However, straight-to-straight matings or matings with horses of unknown parentage (horses of another breed WITHOUT registration) are not eligible. Offspring of horses from the Outcross Book will stay in the Outcross Book.

Details can be found here: https://www.facebook.com/notes/american-bashkir-curly-registry/how-does-abcr-register-horses/310368802453634

QUESTION: WHY SHOULD I REGISTER MY CURLY HORSE AT ABCR?

ANSWER: Register your Curly Horse at ABCR include the following advantages:
◾Identification of your Curly Horse by DNA and description/pictures documented in the ABCR database and in the pedigree certificate you receive
◾Recording of your Curly Horse’s bloodlines, approved by DNA in the Full and Blood Percentage Book which is important for breeder’s programs
◾By making the data of your horse available to the large database driven collection of registered Curly Horses (containing more than 5,600 entries of Curly Horses worldwide) you support further research on the unique traits of the Curly Horse.

QUESTION: HOW DO I REGISTER CURLY HORSES AT ABCR?

ANSWER: You can find the details here: https://www.facebook.com/notes/american-bashkir-curly-registry/how-do-i-register-curly-horses-at-abcr/297104353780079

QUESTION: HOW DO I REPORT CHANGES TO ABCR?

ANSWER: Please use our online form: https://www.facebook.com/notes/american-bashkir-curly-registry/how-do-i-report-changes-to-abcr/308378812652633
 
QUESTION: HOW DO I TAKE PICTURES FOR THE ABCR REGISTRATION?
ANSWER: Find details here: https://www.facebook.com/notes/american-bashkir-curly-registry/how-do-i-take-pictures-for-the-abcr-registration/315497275274120

QUESTION: HOW DO I PLACE AN AD AT THE ABCR WEBSITE?

ANSWER:
Placing an ad at the ABCR Website is easy.
Design your ad (valid for 6 months):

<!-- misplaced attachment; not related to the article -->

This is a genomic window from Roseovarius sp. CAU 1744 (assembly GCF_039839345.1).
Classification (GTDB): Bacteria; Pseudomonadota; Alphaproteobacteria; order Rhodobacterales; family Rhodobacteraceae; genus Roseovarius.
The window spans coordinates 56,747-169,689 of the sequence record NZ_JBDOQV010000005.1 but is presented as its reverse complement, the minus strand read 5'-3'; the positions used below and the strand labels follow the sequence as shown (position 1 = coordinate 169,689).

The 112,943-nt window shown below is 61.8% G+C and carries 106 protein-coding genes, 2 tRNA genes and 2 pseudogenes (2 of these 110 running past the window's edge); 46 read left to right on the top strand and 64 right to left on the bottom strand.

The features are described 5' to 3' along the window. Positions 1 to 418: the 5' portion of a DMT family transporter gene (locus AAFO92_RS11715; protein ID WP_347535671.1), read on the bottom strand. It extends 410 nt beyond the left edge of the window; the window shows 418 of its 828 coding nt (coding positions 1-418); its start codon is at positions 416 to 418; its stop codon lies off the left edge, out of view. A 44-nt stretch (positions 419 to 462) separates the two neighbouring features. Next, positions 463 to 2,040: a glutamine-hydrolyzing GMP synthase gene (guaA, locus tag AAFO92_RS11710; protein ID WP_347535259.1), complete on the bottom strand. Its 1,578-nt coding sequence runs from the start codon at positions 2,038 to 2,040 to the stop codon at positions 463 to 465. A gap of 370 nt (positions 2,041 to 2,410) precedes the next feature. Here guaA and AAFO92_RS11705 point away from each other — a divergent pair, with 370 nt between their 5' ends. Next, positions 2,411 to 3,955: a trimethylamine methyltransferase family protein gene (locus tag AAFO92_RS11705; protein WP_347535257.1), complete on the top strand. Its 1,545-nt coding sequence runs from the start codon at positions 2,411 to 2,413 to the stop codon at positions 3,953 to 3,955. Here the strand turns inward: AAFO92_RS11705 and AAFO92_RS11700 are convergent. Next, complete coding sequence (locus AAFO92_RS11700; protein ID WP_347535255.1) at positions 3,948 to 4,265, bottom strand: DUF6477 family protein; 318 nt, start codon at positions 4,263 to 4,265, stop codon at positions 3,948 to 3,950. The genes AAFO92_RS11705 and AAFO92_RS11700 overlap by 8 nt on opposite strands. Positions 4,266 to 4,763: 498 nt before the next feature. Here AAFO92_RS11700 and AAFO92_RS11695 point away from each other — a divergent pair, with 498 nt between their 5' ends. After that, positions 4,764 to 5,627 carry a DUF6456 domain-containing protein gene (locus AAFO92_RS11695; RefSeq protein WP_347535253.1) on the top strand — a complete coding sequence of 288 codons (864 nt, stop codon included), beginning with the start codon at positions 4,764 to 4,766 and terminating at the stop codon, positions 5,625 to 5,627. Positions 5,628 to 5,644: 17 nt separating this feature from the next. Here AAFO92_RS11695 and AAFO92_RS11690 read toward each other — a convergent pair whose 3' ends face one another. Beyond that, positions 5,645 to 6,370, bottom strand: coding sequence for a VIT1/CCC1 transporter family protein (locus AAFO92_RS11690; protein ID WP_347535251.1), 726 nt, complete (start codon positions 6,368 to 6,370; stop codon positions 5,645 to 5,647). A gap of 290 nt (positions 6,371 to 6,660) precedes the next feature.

Regular horse ad:
  • Text maximum 100 words (please use this word count tool): http://wordcounttool.net/
  • include your video link
  • include your website
  • include up to 6 pictures
Stallion ad:
  • unlimited text
  • include your video link
  • include your website
  • include up to 6 pictures
Please place your ad in our online ad form here: https://docs.google.com/spreadsheet/viewform?formkey=dHlCR0d5aWJleEQ5eG43Y2pBMlRoY3c6MQ
 
Send your pictures:
Please send your pictures to abcrworklist@googlemail.com
 
Pay your ad:
Please visit our SHOP  to pay: http://www.abcregistry.org/#/abcr-shop/4556739651/Advertisements
Prices:
  • ABCR Breeders: Price 6.00 $,  additional horse 3.00 $
  • ABCR Members: Price 7.50 $,  additional horse 5.00 $
  • Non-ABCR Members: Price 15.00 $,  additional horse 10.00 $
Special offers:
  • Breeders Package: 4 regular horse ads and 1 stallion ad for 20.00 $ (For ABCR Breeders only)
  • Buy 3 get 1 for free: Buy 3 regular horse ads, 3 stallion ads, or a combination at the same time and get 1 regular horse ad for free!
Important:
Be sure to read our American Bashkir Curly Horse Terms of Use before filling out this form. You will be asked to confirm our Terms of Use in our online ad form. http://www.abcregistry.org/#/curlysaletou/4561708644

QUESTION: HOW DO I SHOP AT ABCR?

ANSWER: You find our Online Shop here: http://www.abcregistry.org/#/abcr-shop/4556739651
Online shopping can be done via PayPal, Credit Card or Direct Debit.
Just follow these links and choose your options:
  • Membership:  http://www.abcregistry.org/#/abcr-shop/4556739651/Membership
  • Registrations: http://www.abcregistry.org/#/abcr-shop/4556739651/Registration
  • DNA-Tests: http://www.abcregistry.org/#/abcr-shop/4556739651/DNA-Tests-COI
  • Advertisements: http://www.abcregistry.org/#/abcr-shop/4556739651/Advertisements
We also accept checks. Please send them to:
American Bashkir Curly Registry National Office
71 Cavalier Blvd, #124
Florence, Kentucky 41042
USA
The return check fee is 25.00 $